Total revenues at the top global investment banks reached a 13-year low in the first half of 2019 amid geopolitical tensions, slowing growth and low interest rates, the Financial Times reported.
The 12 biggest US and European investment banks generated $76.8 billion in revenue from their trading and advisory operations during the six-month period, a fall of 11% from 2018, making it was the slowest first half since 2006.
The banks individually reported poor second-quarter earnings for their markets and investment banking divisions, including an 18% fall in fixed-income revenues at Morgan Stanley and a 32% decline in equities revenues at Deutsche Bank.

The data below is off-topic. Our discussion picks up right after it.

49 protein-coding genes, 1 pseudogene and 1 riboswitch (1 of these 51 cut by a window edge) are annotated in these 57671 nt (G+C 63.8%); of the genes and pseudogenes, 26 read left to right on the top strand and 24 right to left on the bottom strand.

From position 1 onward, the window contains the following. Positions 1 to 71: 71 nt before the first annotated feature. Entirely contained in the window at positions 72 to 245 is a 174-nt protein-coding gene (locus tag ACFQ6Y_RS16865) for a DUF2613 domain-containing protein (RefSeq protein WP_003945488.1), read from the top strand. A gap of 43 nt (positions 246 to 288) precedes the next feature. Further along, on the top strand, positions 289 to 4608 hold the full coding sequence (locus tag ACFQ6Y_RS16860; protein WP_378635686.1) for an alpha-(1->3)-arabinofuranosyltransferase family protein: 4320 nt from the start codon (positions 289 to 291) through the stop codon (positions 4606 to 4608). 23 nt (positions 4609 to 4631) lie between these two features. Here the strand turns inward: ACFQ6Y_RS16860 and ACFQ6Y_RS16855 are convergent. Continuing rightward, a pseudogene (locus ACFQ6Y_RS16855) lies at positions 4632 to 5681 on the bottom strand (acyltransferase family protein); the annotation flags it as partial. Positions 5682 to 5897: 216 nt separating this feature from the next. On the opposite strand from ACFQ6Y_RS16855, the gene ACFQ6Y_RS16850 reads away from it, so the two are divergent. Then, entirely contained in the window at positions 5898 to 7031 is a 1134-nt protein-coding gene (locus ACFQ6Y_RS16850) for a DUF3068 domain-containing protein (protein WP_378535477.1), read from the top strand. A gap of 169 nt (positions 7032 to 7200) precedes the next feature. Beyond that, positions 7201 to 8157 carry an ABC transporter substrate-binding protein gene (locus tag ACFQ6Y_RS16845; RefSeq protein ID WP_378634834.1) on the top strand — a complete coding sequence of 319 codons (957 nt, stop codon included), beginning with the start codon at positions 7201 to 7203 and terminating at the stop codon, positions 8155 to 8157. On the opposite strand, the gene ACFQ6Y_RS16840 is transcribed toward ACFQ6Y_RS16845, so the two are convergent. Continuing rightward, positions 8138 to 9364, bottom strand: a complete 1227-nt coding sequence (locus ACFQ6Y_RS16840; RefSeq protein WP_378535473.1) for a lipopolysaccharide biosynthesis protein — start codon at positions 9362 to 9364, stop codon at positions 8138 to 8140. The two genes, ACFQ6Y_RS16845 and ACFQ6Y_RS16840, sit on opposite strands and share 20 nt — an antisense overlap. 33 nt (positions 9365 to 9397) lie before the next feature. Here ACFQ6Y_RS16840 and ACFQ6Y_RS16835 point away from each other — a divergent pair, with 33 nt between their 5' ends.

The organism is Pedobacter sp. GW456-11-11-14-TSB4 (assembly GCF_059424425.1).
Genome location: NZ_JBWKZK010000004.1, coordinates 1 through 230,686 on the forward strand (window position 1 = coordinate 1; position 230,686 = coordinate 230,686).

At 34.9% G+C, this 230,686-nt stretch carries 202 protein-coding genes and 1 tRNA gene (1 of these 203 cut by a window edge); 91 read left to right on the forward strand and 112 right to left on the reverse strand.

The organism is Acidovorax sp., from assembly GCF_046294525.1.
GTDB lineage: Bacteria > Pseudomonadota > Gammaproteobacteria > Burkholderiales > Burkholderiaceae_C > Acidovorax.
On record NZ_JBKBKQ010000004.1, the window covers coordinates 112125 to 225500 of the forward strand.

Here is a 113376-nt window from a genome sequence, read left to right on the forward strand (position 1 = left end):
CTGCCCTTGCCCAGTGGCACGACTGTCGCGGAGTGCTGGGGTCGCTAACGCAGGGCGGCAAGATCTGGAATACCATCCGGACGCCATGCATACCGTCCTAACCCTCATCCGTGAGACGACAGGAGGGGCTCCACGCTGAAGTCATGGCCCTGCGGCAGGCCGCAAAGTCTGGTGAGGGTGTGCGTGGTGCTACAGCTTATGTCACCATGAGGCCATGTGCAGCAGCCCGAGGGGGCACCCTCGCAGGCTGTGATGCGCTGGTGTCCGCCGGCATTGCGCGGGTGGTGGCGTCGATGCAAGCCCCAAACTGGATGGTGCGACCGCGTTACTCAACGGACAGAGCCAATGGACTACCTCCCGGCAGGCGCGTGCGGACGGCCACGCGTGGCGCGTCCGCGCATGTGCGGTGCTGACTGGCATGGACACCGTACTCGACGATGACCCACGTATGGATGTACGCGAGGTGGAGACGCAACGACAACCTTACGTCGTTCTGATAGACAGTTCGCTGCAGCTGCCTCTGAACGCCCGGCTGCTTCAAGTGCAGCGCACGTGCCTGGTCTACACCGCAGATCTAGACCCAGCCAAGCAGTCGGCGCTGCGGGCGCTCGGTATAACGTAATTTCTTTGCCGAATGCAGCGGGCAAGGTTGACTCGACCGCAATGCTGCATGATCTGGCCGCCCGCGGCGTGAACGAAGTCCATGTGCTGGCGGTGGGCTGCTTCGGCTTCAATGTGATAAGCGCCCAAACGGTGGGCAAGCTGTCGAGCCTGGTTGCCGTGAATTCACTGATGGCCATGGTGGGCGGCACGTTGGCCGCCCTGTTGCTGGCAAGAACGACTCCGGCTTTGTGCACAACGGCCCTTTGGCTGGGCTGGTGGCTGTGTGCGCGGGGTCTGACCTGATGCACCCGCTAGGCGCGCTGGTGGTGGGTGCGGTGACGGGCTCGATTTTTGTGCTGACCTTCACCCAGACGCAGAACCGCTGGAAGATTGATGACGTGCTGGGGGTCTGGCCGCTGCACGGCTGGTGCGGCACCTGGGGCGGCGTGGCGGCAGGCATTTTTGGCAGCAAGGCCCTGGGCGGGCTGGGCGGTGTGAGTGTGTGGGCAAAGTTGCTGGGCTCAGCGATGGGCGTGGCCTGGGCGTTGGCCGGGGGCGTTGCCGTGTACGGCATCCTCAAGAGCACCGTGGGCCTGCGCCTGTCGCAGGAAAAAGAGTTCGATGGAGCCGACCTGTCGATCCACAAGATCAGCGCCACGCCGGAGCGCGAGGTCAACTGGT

Equities fared the worst, with total revenue dropping 17% due to declines in client demand for derivatives and prime brokerage services, the business of lending to and trading for hedge funds.
On average, the stocks of European banks posted double-digit falls every year since 2016, with many of the biggest drops at those that have maintained large trading operations.
Additionally, headcount also shrank by 1,500 in the first half of 2019, with the number of front-office, client-facing employees in the industry declining for a tenth consecutive year, falling 3% to 50,400 year on year, and down from 56,700 in 2014.